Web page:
“When he said I was Lefou (Gaston’s sidekick), I thought he was joking,” Francesca Aland said. “I am absolutely thrilled. It’s really fun. I had to get kneepads because I’m always falling.”

She said she has been doing musicals since fourth grade, which comes in handy with all the dancing for Lefou in the “Gaston” tavern scene number.

Sophomore Taylor Betzner said she wanted to portray the matronly Mrs. Potts when she auditioned.

She explained while her “son” the teacup Chip is not supposed to age under the enchantment that transformed the humans in the castle, her character does.

“I like it because she is a very different character,” Taylor Betzner said. “She’s this aristocratic lady, which is a challenge. The coral-colored costume is really pretty.”

Senior Emily Schulz said this is the first year she’s performed in the musical, and is pleased to be in the ensemble. Her parts include a plate as one of the enchanted objects, a townsperson, and the Sausage Curl Lady.

Schulz said she’s changed so much over her years in high school, and that made her feel more confident in auditioning.

“I’m just not a dancer,” she said, “but with everyone’s support, it’s made me more comfortable onstage.”

Senior Cassandra Ward said many years of dance prepared her well for her favorite part. As feather duster Babette, she gets to do a tango with Lumiere during “Be Our Guest.”

“I checked the script before I auditioned, and that’s what I wanted,” she said. “It’s really something fun and different.”

Savino DiLeonardo said he’s really grown to like his role as Belle’s father Maurice, and portraying that close father/daughter relationship on the Serra stage.

He said his favorite parts are his duet with Belle, and when she takes his place in the Beast’s castle.

Serra’s musical has been entered in the Gene Kelly Awards competition, the third time since Bush has directed at Serra Catholic.

“The Gene Kelly Awards serve as a great motivator for our students. GKA also has been very generous awarding Serra grant money to help pay for lighting this year,” he said.

Looking toward opening night, the director said, “I’m very proud of my students and how hard they work. I can’t wait for everyone to see them perform.”

Bonnijean Cooney Adams is a freelance contributor. She can be reached at adamsclick@aol.com.

Serra Catholic High School students are putting the finishing touches on their spring musical production of "Beauty and the Beast." In front, from left, are Joel Blake, Cassie Ward, Taylor Betzner, TJ Betzner, Aubree Arelt, Abby Bernick, Elena Peiffer, and Lauren Johnson. Middle row, Jacob Rock, Michael Aland, Sydney Korbanic, Katelyn Kostrub, Brigid Fuller, Liv Joscak and Francesca Aland. In back are Mickey O'Brien, Robbie Anitori, Joseph Pawlowski,  Alivia Arelt, Vincent Brown, Emily Schulz, and Savino DiLonardo. Not pictured are Kyera O'Brien and Jennifer Novak. (Courtesy of Serra Catholic High School/Jesse Bush)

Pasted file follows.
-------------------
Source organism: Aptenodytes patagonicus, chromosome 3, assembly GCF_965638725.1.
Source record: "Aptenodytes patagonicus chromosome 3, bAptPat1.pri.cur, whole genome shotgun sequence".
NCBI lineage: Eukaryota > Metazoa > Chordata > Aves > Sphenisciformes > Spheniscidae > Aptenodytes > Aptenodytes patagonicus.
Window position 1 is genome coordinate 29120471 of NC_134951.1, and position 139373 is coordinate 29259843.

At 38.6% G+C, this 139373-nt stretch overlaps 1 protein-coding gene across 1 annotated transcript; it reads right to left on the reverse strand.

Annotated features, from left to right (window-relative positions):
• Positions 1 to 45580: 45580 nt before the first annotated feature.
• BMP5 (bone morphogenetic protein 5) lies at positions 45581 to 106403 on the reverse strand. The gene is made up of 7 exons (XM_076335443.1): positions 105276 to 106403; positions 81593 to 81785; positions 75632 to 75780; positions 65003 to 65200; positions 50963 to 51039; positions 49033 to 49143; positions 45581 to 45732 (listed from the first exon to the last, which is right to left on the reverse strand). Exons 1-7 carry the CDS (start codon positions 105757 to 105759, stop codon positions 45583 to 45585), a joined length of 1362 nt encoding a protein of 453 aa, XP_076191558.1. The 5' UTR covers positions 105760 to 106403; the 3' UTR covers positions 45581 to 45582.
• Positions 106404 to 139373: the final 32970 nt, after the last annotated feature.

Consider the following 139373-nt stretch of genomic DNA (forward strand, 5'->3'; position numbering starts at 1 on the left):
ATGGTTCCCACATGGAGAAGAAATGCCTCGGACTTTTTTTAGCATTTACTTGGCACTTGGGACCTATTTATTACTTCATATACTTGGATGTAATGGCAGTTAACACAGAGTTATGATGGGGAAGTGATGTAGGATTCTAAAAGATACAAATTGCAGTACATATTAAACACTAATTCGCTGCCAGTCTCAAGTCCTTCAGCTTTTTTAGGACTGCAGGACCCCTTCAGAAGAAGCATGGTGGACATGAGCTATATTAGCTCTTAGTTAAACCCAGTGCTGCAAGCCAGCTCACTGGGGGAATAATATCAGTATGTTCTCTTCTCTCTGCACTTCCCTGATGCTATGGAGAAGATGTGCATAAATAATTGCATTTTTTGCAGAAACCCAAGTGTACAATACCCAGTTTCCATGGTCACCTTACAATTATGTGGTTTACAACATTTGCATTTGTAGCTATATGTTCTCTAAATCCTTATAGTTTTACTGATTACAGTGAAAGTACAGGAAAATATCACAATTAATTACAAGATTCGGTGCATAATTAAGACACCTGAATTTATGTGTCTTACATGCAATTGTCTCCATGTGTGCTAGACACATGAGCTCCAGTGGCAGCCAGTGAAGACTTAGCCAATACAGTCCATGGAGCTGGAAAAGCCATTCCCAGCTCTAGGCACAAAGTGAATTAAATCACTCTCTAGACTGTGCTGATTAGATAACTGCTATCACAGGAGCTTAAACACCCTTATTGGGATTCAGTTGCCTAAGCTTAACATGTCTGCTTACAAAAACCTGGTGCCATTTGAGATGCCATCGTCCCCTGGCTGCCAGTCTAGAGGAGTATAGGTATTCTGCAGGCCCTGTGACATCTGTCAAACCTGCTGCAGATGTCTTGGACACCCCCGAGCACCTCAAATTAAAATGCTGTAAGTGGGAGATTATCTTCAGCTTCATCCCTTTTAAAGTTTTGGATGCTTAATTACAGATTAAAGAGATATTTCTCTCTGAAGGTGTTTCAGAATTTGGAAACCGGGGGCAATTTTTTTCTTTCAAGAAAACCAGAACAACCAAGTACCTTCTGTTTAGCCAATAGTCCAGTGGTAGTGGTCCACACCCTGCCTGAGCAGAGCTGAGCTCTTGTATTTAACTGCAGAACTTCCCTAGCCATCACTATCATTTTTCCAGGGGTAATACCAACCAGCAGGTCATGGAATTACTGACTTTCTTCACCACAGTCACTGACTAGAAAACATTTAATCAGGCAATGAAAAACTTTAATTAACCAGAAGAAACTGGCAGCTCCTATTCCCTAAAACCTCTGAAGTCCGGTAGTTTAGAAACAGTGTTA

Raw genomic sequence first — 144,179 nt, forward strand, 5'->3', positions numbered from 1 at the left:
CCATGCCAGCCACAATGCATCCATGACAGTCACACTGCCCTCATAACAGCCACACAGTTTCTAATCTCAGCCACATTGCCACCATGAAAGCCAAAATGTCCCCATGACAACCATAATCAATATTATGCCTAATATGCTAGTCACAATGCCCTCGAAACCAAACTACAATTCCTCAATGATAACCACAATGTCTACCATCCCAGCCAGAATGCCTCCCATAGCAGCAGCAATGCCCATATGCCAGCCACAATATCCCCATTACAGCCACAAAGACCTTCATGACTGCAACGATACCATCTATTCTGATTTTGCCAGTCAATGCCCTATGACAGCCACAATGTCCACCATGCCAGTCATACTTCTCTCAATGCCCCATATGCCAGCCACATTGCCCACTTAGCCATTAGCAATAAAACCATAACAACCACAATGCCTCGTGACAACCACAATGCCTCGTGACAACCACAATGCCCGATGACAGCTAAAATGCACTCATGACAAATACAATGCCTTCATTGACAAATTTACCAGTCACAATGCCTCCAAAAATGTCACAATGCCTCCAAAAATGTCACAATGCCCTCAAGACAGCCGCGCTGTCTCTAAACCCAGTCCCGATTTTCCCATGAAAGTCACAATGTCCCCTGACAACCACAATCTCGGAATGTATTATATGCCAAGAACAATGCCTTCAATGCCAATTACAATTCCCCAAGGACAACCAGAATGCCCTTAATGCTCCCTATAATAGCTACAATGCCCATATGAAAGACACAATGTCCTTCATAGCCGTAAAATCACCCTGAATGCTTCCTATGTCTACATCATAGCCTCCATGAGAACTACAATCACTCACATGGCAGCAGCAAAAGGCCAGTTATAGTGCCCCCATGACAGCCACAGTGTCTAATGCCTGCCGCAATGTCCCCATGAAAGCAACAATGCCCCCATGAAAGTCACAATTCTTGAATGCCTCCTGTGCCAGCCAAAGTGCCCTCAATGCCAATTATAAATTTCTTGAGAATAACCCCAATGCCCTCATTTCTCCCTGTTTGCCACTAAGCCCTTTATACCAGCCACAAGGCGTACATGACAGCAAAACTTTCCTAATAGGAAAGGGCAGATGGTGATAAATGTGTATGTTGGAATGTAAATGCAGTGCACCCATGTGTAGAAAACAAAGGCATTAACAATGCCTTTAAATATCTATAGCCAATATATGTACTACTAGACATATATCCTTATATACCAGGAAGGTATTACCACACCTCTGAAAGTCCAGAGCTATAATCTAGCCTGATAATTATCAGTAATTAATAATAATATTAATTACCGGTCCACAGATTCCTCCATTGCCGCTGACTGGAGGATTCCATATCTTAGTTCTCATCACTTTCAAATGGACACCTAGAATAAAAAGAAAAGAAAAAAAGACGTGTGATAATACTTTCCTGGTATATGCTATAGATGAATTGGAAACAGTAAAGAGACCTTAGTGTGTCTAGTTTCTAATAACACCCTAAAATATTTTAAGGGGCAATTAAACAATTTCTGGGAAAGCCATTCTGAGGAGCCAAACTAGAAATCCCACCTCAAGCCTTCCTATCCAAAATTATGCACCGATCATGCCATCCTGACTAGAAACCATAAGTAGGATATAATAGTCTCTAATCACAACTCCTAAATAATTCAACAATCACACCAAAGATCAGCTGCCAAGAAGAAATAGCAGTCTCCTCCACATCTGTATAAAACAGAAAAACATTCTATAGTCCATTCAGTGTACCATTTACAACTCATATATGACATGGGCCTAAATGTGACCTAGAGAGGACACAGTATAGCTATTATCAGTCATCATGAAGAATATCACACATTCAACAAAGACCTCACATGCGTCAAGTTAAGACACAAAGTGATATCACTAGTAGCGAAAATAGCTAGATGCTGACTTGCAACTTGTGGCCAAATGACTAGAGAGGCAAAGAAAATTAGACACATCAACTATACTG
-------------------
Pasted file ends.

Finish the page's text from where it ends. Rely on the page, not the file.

Narrator: Jordan Premozic
Old Beggar Woman/Enchantress: Liv Joscak
Beast: TJ Betzner
Belle: Aubree Arelt
Lefou: Francesca aland
Gaston: Vincent Brown
Maurice: Savino DiLonardo
Cogsworth: Michael Aland
Lumiere: Joel Blake
Babette: Cassandra Ward
Mrs. Potts: Taylor Betzner
Chip: Kyera O’Brien
Madame de la Grande Bouche: Abigail Bernick
Monsieur D’Arque: Elena Peiffer
Baker: Jacob Rock
Bookseller: Michael Aland
Silly Girls: Brigid Fuller, Sydney
Korbanic, and Katelyn Kostrub
Aristocratic Lady: Taylor Betzner
Lady with Cane: Kyera O’Brien
Hat Seller: Joel Blake
Marie: Alivia Arelt
Milkmaid: Brigid Fuller
Sausage Curl Lady: Emily Schulz
Shepherd Boy: Joseph Pawlowski


(Townspeople, Wolves, Enchanted Objects):

Francesca Aland, Michael Aland, Robbie Anitori, Alivia Arelt, Abigail Bernick, Taylor Betzner, Joel Blake, Vincent Brown, Emilia Capasso, Savino DiLonardo, Mary Estes, Brigid Fuller, Lauren Johnson, Liv Joscak, Sydney Korbanic, Katelyn Kostrub, Jennifer Novak, Mickey O'Brien, Kyera O'Brien, Joseph Pawlowski, Elena Peiffer, Jacob Rock, Emily Schulz, and Cassandra Ward


Stage Manager: Joseph Crossen
Soundboard: Selena Kunsman
Lightboard: Kelsey Kovalsk, Paige Rock
Spot Lights: Faith Konieczka, and Emilia Capasso
Run Crew: Carmela Capasso, Ben Chirdon, Joseph Crossen, Luke Edmundson, Maria Fedor, Gabriela Fennell, Maria
Goldstein, Andrew Massari, and Olivia Thatcher
Set Artists: Francesca Aland, Edrea Burgwin, Carmela Capasso, William Childs, Lotus Dechellis, Maria Fedor,
Faith Konieczka, Teegan Lewis, Hope Lyons, Maigen McGinty, Zoe Pedos, Elena Peiffer, and Jenna Revak


Director: Jesse Bush
Choreographer/Business Manager: Cassie Fedor
Costumer: Alex Malandra
Sound/Lighting: Red Baughman
Stage Crew: Jimmy Fedor
Set Construction: Mitch Bush

Originally published April 27, 2022.